"All things that are meant to happen are going to happen," Mitchell said. "Going to LSU was the best opportunity to mature and get better physically and mentally."
The White Sox have selected collegiate players with every first-round pick since 2001, when right-handed hurler Kris Honel was taken from Providence Catholic High School in New Lenox, Ill. Honel no longer is part of the organization.
Four of the last six top picks currently are on the active roster, with Lance Broadway, taken 15th overall out of TCU in the 2005 First-Year Player Draft, used by general manager Ken Williams to acquire backup catcher Ramon Castro from the Mets. Aaron Poreda, selected 25th overall in 2007, had his contract purchased from Double-A Birmingham prior to Tuesday's game, and the hard-throwing starter of the future was moved to the White Sox bullpen.
Brian Anderson, taken 15th overall out of the University of Arizona in 2003, started in center for the White Sox on Tuesday, with Josh Fields on the bench. The White Sox picked Fields at No. 18 in the 2004 First-Year Player Draft. Fields has been supplanted at third base by Gordon Beckham, who reached the Majors in just 364 days after he was taken eighth overall by the White Sox in the 2008 First-Year Player Draft.
Beckham has fond memories of his draft day, although with a guaranteed high pick in the offing for the standout from the University of Georgia, it wasn't exactly a nerve wracking day.
"For me, it wasn't. It was all fun," Beckham said. "I knew I was going top 10, so it was like wherever I end up will be fine. For guys who want to go in the first round or find themselves in the 20 through 40 range, it is nerve wracking."
Those sort of nerves might have been felt by Mitchell, but he certainly couldn't be happier with the final outcome. White Sox fans, and Guillen alike, also should like the player he could become, judging by the comparisons Mitchell made on Tuesday to established big league talent.
"I play a lot like Carl Crawford, and I like watching Torii Hunter," Mitchell said. "I take as much as I can from anybody I watch and incorporate as much as I can to the things I know that I can do well."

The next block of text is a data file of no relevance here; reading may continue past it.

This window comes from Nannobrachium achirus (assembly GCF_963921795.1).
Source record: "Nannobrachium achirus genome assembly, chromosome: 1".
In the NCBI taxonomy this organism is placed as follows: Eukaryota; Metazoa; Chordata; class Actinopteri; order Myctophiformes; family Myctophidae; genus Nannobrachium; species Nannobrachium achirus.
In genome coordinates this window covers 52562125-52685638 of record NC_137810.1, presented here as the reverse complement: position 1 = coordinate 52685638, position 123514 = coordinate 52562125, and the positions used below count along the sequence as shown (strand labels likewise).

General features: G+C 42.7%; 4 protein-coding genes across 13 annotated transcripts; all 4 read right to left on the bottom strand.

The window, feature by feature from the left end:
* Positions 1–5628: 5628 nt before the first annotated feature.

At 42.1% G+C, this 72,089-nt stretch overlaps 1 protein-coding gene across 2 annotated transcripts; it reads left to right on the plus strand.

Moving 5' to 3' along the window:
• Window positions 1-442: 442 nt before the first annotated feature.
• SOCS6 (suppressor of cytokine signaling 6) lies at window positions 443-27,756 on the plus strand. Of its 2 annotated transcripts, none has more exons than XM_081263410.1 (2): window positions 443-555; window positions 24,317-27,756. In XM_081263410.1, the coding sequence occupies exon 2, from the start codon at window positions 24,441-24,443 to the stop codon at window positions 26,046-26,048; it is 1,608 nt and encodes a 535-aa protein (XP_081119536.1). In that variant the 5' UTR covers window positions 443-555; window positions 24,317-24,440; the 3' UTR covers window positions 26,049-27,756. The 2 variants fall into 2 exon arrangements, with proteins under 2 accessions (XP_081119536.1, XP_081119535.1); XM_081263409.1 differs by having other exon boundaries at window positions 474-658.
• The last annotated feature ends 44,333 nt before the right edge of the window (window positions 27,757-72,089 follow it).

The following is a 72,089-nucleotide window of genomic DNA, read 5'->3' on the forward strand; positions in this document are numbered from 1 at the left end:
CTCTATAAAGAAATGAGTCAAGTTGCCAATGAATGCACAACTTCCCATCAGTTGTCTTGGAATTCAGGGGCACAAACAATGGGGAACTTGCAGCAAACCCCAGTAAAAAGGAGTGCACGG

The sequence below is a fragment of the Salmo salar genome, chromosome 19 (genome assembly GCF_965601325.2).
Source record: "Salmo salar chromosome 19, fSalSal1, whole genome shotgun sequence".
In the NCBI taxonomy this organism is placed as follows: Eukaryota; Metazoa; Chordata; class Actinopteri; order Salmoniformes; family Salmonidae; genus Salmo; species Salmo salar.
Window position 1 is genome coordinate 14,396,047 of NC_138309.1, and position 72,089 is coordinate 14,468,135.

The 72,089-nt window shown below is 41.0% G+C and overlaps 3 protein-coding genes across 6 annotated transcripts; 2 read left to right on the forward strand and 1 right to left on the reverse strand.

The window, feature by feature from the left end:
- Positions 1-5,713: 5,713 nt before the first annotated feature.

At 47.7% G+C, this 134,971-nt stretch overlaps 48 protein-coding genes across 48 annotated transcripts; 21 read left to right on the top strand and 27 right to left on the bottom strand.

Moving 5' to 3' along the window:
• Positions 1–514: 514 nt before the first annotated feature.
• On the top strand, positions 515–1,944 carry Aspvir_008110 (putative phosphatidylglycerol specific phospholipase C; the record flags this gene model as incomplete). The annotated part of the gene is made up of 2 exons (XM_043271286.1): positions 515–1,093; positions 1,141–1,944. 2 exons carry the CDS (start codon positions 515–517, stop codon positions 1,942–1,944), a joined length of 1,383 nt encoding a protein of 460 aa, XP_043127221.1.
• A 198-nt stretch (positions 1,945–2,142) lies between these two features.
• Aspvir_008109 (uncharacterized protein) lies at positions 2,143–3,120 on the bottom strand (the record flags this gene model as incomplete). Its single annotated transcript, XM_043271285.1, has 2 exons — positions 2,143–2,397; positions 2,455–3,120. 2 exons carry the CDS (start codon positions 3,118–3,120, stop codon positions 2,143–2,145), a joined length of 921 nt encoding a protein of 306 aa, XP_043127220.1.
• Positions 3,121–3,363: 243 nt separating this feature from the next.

Other White Sox Day 1 picks
Compensation Round A, Joshua Phegley, C, Indiana University
The White Sox needed to address the catching depth in their system through this Draft, and Laumann believes they got a true leader, a "plus-plus makeup" sort of guy in Phegley. He's a strong offensive player, better with his bat than the glove, but Laumann believes Phegley will be able to catch.
Second Round A, Trayce Thompson, OF, Santo Margarita HS, Rancho Santo Margarita, Calif.
The son of one-time NBA standout Mychael Thompson is a big strong athletic kid, "who is still growing into his body," according to Laumann. Thompson currently is playing center field, but Laumann believes he eventually will move to a corner outfield spot as he continues to grow and get stronger. Thompson's game already has improved since he gave up basketball and focused on baseball.
Second Round, David Holmberg, LHP, Port Charlotte HS, Port Charlotte, Fla.
The southpaw has an average fastball, according to Laumann, but has a plus-breaking ball with pitchability. Holmberg has a bigger body type that reminds Laumann of former Major Leaguer Greg Swindell.
Third Round, Bryan Morgado, LHP, University of Tennessee Morgado has been relegated to bullpen work for the Volunteers, but with a fastball that can touch 96 or 97 mph, the White Sox are confident they can work to help Morgado consistently throw strikes. Morgado hasn't had a great deal of statistical success, but he's more of a project with a big arm.
Scott Merkin is a reporter for MLB.com. This story was not subject to the approval of Major League Baseball or its clubs.